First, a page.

Gravitational corrections to light propagation in a perturbed FLRW universe and corresponding weaklensing spectra
Abstract
When the gravitational lensing of the largescale structure is calculated from a cosmological model a few assumptions enter: (i) one assumes that the photons follow unperturbed background geodesics, which is usually referred to as the Born approximation, (ii) the lenses move slowly, (iii) the sourceredshift distribution is evaluated relative to the background quantities, and (iv) the lensing effect is linear in the gravitational potential. Even though these approximations are small individually they could sum up, especially since they include local effects such as the SachsWolfe and peculiar motion, but also nonlocal ones like the Born approximation and the integrated SachsWolfe effect. In this work, we will address all points mentioned and perturbatively calculate the effect on a tomographic cosmic shear power spectrum of each effect individually as well as all crosscorrelations. Our findings show that each effect is at least 45 orders of magnitude below the leading order lensing signal. Finally, we sum up all effects to estimate the overall impact on parameter estimation by a future cosmological weaklensing survey such as Euclid in a wcold dark matter cosmology with parametrization Ω_{m}, σ_{8}, n_{s}, h, w_{0}, and w_{a}, using five tomographic bins. We consistently find a parameter bias of 10^{5}, which is therefore completely negligible for all practical purposes, confirming that other effects such as intrinsic alignments, magnification bias and uncertainties in the redshift distribution will be the dominant systematic source in future surveys.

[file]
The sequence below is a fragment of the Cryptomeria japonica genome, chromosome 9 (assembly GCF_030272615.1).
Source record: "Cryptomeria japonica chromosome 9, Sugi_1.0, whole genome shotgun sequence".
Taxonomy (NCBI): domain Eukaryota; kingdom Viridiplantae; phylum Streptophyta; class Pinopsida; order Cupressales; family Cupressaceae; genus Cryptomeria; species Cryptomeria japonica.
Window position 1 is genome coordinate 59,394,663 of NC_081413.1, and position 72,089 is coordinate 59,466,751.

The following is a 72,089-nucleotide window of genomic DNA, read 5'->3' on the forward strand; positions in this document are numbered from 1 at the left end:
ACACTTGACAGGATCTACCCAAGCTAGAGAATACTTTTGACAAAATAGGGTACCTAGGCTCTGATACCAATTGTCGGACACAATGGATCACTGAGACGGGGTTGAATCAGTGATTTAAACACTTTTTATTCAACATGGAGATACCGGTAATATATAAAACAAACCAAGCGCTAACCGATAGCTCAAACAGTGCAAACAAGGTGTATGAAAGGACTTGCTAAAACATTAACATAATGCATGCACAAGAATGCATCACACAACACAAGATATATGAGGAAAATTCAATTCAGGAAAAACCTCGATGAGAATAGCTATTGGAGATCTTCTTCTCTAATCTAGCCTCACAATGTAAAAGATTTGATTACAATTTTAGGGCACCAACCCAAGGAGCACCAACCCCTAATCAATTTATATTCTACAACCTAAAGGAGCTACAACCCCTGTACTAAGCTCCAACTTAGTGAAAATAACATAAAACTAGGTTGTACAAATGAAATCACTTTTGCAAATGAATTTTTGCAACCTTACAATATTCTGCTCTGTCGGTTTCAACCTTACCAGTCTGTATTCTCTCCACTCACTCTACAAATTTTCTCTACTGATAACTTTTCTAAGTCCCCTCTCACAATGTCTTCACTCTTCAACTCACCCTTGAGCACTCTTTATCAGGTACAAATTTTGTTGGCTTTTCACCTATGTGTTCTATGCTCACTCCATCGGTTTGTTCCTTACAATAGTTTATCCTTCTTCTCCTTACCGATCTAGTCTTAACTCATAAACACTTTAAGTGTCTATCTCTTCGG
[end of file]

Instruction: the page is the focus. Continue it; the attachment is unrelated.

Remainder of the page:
Publication:

Monthly Notices of the Royal Astronomical Society
 Pub Date:
 June 2018
 DOI:
 10.1093/mnras/sty672
 arXiv:
 arXiv:1801.03325
 Bibcode:
 2018MNRAS.477..741C
 Keywords:

 gravitational lensing: weak;
 dark energy;
 largescale structure of Universe;
 Astrophysics  Cosmology and Nongalactic Astrophysics
 EPrint:
 doi:10.1093/mnras/sty672